His naturalist spirits were flowing that early morning. The migrating water fowl in the lake shallows kept him lecturing on flight pattern mysteries while Casey paused to read from her iBirds app. Gavin urged her to expand her connections with the avian environment beyond the noisy quail neighbors of her domicile.
They shared an interest in Technology’s influence on Society. Gavin and Casey had witnessed history from different sides of the North American border. Through his home institution, University of Toronto, Gavin worked intermittently with Canadian funding programs and played a role in science policy. His two environmentally situated novels had sold well. He was devoted to Canadian environmental activism, following in the tracks of Margaret Atwood and Graeme Gibson. This Canadian did not grasp the concept of a country feeling both obligation and regret over its world domination.
That morning, as Gavin prepared their breakfast, Casey had read an article about the effects of climate change on the evolved patterns of animals. The fur coats of hares were turning white well before snowfall arrived in regions, upsetting predator-prey cycles. She emailed the Eon Magazine link to Gavin as she realized they both were highly experienced thinkers at the final cusp of physical vitality. Perhaps they could be not only lovers but cross-mentors for a few years.
As they traversed the lake border path, they slipped into semiprofessional banter about events that they had witnessed but remained opaque to the public and other professions. They realized that soon there would be few like them left who could provide facts for historians. Casey bemoaned that the Internet was obscuring its own origins. Records of 20th century research projects were obliterated by the billions of results jumbled into web searches that rarely reached back before the Dawn of Web Time. Few online articles captured the spirit of their shared New England educational passage or the overlapping Japanese Fifth Generation Initiative that rattled US boardrooms.
Gavin’s occasional guest lecturing in technology history and Casey’s short adjunct stint teaching databases alerted them to how many heroes, victims, and villains were soon to be known only through their contemporaries. Walter Isaacson’s The Innovators focused on the glories of the now contentious Silicon Valley. The computing industry was finally reconciling its wealth with its trickster-like effects on its 2 billion person-data sets. Op ed writers were debating whether technology mania had brought on The Great Trickster visitation, or vice versa. The world was slowly absorbing the meaning of the mythological moment.
Neither Gavin nor Casey wanted the memories of fun, collaboration, and productivity from their various professional eras to disappear in the smoke of their demise.
Casey tried to convince Gavin that her vision of the shadowy monster stealing everybody’s data was a turning point in history. Then the billionaires abandoned their behemoths and cleared their consciences by creating Privacy Overlord CumuLinker. Now CumuLinker had its own Whisperer technology to reform inter-personal dissension. And, while they’re at it, Whisperers could organize each person’s life data into private narratives and public performances, as seen at her OMG reunion.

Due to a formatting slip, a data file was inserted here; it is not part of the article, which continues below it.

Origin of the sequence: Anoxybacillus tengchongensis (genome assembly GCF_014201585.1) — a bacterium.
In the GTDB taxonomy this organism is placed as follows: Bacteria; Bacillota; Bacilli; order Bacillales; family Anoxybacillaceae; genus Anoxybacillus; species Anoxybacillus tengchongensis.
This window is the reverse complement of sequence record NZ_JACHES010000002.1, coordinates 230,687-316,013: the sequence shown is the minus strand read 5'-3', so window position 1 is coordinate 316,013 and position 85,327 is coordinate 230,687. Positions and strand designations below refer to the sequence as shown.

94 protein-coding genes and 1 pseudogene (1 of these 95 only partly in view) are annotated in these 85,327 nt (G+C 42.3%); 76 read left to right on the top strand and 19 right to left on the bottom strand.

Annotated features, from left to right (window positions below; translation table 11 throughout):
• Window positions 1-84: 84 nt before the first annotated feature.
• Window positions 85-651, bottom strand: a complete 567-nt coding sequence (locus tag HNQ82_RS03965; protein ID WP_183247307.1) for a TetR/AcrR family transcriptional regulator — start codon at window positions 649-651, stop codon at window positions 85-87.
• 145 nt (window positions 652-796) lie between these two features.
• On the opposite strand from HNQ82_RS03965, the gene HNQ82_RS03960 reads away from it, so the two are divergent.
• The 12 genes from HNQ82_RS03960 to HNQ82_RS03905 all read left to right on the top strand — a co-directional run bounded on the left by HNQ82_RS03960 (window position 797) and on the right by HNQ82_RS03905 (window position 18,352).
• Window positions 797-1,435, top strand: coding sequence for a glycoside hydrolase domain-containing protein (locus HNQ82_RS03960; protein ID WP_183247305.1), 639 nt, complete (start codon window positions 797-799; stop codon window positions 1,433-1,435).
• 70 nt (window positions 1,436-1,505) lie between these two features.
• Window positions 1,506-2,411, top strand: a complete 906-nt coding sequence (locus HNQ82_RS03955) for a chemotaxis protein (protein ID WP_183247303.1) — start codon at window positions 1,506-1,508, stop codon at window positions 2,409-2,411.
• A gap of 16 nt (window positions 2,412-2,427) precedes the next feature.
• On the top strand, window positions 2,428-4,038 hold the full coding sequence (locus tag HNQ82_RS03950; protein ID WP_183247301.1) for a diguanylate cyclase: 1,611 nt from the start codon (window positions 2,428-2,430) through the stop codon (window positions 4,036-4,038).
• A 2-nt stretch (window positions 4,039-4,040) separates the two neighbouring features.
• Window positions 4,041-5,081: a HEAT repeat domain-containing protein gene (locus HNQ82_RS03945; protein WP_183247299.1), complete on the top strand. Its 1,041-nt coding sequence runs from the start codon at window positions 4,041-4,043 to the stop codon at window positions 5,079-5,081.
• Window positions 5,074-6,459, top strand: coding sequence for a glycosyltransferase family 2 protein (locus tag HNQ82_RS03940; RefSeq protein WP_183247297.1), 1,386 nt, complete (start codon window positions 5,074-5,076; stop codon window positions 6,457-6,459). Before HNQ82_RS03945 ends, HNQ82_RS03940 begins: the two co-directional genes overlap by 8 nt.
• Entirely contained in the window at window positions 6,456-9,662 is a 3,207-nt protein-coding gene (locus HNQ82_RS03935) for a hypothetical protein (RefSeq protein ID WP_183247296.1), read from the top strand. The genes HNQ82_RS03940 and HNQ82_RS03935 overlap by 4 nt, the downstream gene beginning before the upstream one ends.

Casey resorted to her habit of picking a deep topic to fortify her arguments. “Gavin, don’t you see how computer scientists are like the physicists of World War II? Their equations and equipment bred disaster. Physicists acknowledged that ‘they knew sin’. My profession yields a path of tweets toward disaster. Our systems are too complex. Do you know that the Web’s vulnerability is causing small wars?”
Casey flung her iPhone into the air, hitting a branch an. “Now look what you made me do!”, she screamed.
“Come on, Casey,” Gavin poked her shoulder. “Do you have a chip there? Gotta fight somebody all the time?”
Touchy on this subject, Casey acknowledged. “Yes, but maybe you and I can agree on some epochs that matter. We have a lot of knowledge to share. Did you know I’m a ‘Sage-in-Training’?”
“Well, dear Ms. Hawke, you bought into a BodyReader ensemble, the Plus version I believe, turning over some intimate data to CumuLinker. Right? And, didn’t you tell me that you couldn’t wait to get messages from your followers and new ‘friends’ when you posted that ‘Kill The Likes’ proclamation? Don’t you have free will?”
Casey bowed her head. “I concede, Doctor Hunter. Yes, I’m trapped in TIRex, stoked with CumuLinker, twirped on Twitter, and whatever you want to call my ways of communication. You of the email-only geezer crowd, who somehow also bought BodyReader.”
Stepping off the path for an oncoming bike, they hugged and looked at each other. “Not our first spat, was that? Hardly worth mentioning,” Casey said.
Gavin nodded. “You know, my environmental heart jumped at that meetup last week. I saw your water management group wearing your #35 daily gallon goal. You were hanging out with golfers and muttering to your Whisperer like a busybody. When I saw your earables drop so daintily near your V-necked sweater, I knew this romance would finally be happening. That is not BodyReader talking. That’s my own feelings. Shall we go home, Enchantress?”